Posts tagged with "Born with a limb difference"

Meet Isa, the new Gerber Baby Contest winner

May 9, 2022

It’s official! There’s a new Gerber baby in town. On Wednesday, May4, the baby food brand announced the winner of its 12th annual Gerber Baby Photo Search Contest: 7-month-old Isa Slish from Edmond, Oklahoma, reports HuffPost.

A panel of judges selected Isa from a pool of more than 225,000 entrants to serve as the 2022 Gerber “spokesbaby” and honorary “chief growing officer.” She will hold the title of “chief taste tester” and “review” the brand’s new baby food products, the company says.

Isa also will appear on Gerber’s social media channels and marketing campaigns for the year. Her family will receive a $25,000 cash prize, free Gerber products for up to a year, $1,000 in Gerber baby clothes and a $1,000 gift card from the ezpz brand of developmental feeding tools.

Isa’s win is not just an exciting moment for her family but also marks a victory for disability inclusion. The 7-month-old was born with congenital femoral deficiency and fibular hemimelia, which in her case means she was born without a femur or fibula in her right leg.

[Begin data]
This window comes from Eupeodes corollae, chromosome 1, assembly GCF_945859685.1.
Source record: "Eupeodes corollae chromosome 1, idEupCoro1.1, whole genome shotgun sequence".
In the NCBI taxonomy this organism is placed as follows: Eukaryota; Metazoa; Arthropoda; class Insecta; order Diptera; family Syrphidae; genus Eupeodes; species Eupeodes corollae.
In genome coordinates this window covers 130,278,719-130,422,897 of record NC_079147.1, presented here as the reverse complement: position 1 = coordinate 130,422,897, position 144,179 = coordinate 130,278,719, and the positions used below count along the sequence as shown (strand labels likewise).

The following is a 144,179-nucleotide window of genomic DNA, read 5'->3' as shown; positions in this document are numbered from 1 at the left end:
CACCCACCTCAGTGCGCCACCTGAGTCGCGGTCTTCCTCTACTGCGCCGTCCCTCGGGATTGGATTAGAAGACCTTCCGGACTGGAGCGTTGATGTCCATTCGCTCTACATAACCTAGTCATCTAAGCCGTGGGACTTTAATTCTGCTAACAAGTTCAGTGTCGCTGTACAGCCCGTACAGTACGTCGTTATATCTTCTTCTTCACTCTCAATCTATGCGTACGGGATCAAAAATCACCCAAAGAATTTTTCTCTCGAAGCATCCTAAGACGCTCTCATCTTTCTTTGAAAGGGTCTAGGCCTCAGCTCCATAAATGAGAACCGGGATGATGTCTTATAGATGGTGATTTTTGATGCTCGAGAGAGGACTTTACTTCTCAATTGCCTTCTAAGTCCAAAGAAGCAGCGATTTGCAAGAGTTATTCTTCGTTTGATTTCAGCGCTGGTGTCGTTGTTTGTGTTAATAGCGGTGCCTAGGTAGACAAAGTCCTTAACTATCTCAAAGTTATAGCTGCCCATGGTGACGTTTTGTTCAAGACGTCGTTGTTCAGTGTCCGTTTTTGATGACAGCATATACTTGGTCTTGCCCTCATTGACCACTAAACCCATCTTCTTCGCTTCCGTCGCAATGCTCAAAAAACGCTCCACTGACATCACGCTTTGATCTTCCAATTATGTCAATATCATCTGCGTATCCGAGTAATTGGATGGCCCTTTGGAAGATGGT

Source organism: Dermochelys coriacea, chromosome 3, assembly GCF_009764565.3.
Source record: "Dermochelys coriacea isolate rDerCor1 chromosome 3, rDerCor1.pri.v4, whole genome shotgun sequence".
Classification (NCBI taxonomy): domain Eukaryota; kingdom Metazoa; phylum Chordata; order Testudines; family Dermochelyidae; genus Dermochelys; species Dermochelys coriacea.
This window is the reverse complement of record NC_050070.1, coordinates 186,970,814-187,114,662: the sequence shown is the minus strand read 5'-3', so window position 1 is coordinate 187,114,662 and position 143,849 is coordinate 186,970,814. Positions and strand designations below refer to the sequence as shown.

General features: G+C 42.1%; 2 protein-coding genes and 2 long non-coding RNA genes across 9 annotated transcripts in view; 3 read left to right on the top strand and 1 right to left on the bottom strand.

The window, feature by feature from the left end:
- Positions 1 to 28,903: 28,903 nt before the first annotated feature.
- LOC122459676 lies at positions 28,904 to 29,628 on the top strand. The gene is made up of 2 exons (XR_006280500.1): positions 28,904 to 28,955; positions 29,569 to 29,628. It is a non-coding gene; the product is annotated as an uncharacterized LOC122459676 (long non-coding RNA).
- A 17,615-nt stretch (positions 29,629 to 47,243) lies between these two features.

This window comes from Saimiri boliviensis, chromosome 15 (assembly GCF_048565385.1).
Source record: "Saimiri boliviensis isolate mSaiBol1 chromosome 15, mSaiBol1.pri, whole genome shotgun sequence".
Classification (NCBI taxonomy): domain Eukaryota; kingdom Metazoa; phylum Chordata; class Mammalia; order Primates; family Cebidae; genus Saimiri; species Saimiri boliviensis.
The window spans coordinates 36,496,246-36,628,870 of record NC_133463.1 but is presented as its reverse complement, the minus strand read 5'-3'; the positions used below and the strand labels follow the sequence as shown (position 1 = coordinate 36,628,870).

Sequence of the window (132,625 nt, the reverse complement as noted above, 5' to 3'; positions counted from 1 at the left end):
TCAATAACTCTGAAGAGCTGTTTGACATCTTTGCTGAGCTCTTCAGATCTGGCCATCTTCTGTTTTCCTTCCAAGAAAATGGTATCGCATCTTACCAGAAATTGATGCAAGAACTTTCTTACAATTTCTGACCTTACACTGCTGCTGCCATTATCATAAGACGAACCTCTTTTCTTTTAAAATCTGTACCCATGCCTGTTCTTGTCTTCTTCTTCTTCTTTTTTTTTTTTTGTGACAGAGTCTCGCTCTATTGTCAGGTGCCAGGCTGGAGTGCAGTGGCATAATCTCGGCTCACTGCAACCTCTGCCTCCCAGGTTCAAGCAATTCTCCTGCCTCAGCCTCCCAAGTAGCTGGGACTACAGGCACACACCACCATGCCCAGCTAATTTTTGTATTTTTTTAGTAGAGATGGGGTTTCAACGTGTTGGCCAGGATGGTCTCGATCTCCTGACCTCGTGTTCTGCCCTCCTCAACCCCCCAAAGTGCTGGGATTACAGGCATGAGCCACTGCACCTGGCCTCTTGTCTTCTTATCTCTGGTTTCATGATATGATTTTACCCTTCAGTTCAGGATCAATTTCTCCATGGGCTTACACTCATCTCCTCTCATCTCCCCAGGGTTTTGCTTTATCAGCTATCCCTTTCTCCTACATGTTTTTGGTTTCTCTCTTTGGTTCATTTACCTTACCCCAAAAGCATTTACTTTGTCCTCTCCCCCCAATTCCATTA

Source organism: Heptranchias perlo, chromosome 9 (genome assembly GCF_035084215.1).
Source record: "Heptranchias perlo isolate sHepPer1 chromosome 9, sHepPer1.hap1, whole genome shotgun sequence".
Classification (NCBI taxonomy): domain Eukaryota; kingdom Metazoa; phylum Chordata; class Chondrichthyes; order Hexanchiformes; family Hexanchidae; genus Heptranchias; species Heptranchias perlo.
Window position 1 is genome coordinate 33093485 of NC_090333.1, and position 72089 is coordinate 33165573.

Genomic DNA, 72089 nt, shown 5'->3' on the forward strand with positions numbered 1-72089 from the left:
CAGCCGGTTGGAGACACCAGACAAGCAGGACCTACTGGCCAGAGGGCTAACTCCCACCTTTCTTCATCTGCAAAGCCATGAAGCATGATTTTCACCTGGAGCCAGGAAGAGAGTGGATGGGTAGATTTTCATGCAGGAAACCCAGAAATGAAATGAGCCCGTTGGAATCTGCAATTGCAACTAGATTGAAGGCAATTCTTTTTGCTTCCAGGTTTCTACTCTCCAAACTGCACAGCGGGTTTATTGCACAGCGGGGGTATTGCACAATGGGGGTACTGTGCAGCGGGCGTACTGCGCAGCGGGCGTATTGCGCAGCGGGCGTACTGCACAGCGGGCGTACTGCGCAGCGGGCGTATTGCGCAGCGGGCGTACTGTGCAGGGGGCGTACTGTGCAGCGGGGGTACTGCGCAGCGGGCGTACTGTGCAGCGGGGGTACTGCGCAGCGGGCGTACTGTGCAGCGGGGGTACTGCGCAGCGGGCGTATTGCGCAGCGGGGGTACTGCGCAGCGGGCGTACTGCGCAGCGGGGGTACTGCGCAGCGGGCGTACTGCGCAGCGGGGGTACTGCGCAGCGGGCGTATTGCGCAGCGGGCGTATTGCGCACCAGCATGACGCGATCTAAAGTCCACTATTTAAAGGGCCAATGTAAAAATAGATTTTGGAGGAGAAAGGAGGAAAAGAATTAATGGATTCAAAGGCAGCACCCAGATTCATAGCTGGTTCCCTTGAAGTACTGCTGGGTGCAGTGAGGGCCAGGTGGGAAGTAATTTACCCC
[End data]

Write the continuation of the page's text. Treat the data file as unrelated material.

“Ever since we knew Isa was going to be born with a limb difference, we’ve wanted to raise awareness and advocate as much as possible,” Isa’s mother Meredith Slish told HuffPost. “After I saw the call for entries, we thought this could be a great opportunity to show off our beautiful baby girl and raise awareness around limb difference.”

Meredith and her husband, John, feel it’s fitting that they were able to enter Isa into the Gerber contest during the month of April, which is Limb Loss and Limb Difference Awareness Month. As for her win, they are excited the judges recognized how “amazing” and “special” their joy-filled daughter is.

“We’re incredibly grateful to Gerber for choosing a baby who represents diversity,” Meredith said. “And we hope going forward she will not only be the wonderful, fun-loving, giggly, smiling, beautiful girl she is, but also help us raise awareness—communicating to families that there is hope, and if babies are supported and loved by the family, friends and community around them, that they can really grow and be whatever they want to be.”

Research contact: @HuffPost